Peleliu is peaceful and laid-back. There's not much to do and that's entirely the charm, for you can really hear the silence. Often it will seem like you've got the entire island all to yourself (you might not spot another tourist during your entire stay, and maybe not even a local, if you walk far enough). It's a lovely little place, and that's why it's so hard to imagine it torn apart by war. Yet during 1944 Peleliu was the site of one of the bloodiest battles of WWII. Although the island is only 13 sq km, in two months over 15, 000 men were killed here, almost equalling Palau's current population. Peleliu's forests were also bombed and burned to the ground.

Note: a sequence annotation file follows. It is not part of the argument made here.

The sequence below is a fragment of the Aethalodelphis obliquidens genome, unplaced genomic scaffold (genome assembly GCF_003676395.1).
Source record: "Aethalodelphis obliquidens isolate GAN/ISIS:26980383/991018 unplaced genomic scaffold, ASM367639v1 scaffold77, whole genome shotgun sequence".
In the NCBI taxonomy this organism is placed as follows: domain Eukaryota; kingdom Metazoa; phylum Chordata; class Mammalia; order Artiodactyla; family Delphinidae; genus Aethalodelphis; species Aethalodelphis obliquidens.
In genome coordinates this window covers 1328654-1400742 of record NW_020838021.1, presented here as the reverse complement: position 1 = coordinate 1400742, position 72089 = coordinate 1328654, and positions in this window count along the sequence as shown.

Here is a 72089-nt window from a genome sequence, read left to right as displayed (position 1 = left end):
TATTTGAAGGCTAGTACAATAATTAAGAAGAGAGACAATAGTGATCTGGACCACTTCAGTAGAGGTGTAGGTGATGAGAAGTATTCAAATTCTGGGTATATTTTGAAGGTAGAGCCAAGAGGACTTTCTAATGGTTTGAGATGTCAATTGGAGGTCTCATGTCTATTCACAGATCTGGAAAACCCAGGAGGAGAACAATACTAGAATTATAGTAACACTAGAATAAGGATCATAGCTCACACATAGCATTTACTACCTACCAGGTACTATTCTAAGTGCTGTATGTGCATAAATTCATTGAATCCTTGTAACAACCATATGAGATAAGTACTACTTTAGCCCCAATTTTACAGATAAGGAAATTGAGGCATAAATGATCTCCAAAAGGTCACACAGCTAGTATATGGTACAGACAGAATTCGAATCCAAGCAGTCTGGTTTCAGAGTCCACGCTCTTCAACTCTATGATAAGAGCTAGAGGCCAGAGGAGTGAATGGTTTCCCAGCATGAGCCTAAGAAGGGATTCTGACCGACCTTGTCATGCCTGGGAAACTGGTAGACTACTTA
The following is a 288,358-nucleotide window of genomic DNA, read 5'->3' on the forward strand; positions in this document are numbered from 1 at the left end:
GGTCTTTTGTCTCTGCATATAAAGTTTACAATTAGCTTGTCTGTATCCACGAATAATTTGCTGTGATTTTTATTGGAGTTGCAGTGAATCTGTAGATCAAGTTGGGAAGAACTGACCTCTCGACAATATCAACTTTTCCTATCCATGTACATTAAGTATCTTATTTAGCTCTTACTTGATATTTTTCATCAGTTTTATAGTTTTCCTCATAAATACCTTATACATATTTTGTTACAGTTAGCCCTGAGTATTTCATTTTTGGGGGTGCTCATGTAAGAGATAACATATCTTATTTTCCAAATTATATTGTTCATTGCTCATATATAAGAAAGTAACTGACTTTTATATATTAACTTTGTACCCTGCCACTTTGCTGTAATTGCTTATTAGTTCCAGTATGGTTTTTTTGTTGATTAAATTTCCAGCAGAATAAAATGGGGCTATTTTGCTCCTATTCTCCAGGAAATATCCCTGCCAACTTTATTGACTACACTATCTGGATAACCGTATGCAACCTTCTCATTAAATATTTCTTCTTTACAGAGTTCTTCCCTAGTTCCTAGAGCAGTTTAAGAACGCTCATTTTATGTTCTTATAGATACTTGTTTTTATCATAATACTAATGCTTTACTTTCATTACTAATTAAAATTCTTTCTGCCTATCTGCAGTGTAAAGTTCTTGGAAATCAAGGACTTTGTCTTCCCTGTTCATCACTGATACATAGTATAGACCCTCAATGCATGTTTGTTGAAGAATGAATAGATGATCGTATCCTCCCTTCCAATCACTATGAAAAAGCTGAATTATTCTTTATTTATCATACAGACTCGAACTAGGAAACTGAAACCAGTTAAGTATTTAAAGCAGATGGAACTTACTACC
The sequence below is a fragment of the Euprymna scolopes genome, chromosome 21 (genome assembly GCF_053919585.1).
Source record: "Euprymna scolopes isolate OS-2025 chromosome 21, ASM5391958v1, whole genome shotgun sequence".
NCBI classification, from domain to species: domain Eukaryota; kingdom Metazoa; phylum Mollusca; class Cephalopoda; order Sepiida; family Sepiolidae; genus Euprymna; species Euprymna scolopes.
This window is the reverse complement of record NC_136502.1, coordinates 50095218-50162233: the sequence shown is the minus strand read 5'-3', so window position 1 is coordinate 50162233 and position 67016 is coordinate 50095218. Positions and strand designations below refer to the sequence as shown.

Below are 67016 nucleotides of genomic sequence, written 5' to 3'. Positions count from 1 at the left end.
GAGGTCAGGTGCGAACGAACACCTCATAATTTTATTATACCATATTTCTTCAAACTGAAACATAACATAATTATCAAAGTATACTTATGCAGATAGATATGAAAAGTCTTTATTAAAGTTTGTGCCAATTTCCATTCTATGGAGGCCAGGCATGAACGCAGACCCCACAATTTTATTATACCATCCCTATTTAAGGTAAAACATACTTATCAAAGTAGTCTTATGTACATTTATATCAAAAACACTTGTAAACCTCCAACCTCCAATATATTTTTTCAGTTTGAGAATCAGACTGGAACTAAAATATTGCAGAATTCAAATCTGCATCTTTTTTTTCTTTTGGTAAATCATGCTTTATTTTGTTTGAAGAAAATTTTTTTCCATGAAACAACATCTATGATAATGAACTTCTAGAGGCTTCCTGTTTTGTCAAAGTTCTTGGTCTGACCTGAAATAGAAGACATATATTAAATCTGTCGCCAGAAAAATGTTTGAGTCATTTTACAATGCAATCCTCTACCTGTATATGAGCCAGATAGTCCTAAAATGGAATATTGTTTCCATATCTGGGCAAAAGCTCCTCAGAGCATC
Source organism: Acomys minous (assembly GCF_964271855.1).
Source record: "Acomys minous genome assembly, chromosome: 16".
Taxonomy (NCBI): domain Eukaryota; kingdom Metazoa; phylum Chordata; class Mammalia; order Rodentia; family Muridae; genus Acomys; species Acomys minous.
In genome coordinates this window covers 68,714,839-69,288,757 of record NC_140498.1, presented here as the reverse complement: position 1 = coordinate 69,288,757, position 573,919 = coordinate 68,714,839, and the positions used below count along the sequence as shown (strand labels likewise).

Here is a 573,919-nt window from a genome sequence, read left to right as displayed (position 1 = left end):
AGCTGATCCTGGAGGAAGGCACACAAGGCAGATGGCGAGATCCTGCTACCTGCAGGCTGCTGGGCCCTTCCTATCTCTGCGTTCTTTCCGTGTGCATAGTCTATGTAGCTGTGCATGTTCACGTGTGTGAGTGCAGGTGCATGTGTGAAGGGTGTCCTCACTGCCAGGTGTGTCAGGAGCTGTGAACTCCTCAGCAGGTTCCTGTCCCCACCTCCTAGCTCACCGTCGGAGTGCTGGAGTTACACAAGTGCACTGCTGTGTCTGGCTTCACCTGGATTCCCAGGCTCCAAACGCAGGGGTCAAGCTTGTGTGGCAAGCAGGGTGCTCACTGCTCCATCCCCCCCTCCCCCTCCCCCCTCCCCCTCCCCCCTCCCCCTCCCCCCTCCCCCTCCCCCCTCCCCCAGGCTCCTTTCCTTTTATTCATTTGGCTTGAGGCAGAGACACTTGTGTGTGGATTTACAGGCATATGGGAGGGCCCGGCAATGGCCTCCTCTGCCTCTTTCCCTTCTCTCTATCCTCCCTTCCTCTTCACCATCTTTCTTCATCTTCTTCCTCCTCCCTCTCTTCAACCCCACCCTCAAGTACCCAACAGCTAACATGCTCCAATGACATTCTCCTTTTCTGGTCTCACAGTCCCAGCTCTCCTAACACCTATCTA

Today there's no immediate sense of war at all, save for the unearthly sensation engendered by an encounter with an eerie, rusted pillbox or tank in the jungle's secondary growth. Even then, the experience is leavened by the whistles and songs of tropical birds thriving in the regenerated vines and leafy foliage, a cornucopia that has mostly healed the hideous battle scars of old.